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Name: U.S. v. Chavez-Valenzuela
Case #: 00-50075
Court: US Court of Appeals
District 9 Cir
Opinion Date: 10/15/2001
Subsequent History: Opn amended 2/13/02 & rehearing en banc rejected
Summary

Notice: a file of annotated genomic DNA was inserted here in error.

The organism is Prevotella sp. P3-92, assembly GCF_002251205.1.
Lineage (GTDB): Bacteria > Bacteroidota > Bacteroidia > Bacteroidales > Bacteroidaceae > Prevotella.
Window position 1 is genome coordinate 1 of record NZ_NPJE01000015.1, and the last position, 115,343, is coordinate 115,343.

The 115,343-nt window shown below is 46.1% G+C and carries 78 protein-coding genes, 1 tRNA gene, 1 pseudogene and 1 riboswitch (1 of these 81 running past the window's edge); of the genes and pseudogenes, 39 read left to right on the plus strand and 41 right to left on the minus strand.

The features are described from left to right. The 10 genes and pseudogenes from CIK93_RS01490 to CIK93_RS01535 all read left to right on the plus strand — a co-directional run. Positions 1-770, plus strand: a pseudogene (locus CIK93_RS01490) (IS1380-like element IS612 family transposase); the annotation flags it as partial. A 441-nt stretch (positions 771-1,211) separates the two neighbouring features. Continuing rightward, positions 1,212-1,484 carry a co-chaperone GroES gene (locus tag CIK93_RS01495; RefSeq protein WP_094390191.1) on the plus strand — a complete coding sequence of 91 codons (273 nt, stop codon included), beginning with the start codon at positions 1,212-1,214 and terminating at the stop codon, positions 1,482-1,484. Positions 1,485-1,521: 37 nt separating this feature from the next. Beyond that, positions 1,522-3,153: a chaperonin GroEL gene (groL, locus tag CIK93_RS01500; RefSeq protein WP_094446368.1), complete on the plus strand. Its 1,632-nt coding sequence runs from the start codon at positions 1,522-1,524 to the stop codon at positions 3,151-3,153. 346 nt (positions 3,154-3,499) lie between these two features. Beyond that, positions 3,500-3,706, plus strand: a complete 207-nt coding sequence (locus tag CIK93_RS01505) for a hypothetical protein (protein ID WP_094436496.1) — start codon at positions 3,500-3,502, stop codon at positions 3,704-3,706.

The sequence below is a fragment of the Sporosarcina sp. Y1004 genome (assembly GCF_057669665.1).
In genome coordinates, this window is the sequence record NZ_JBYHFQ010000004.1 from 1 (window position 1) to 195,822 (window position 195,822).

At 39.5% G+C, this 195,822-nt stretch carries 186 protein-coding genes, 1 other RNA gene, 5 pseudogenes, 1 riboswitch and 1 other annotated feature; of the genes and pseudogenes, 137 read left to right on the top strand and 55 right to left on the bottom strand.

Appellant was pulled over by the California Highway Patrol (CHP) for a traffic violation, and detained for seven minutes while the CHP officer checked his license and registration. After the officer learned that both were valid, he asked for and received consent to search the vehicle, because he thought that appellant looked “nervous.” Officers seized methamphetamine found in the vehicle. The appellate court here reversed the denial of appellant’s suppression motion. Nervousness during a traffic stop, in the absence of other objective factors, does not support a reasonable suspicion of criminal activity, and did not justify the officer’s continued detention of appellant after he had satisfied the purpose of the stop. The consent to search the vehicle under the circumstances did not purge the taint of the Fourth Amendment violation. The consent did not occur in a vacuum, but was the fruit of the unlawful detention.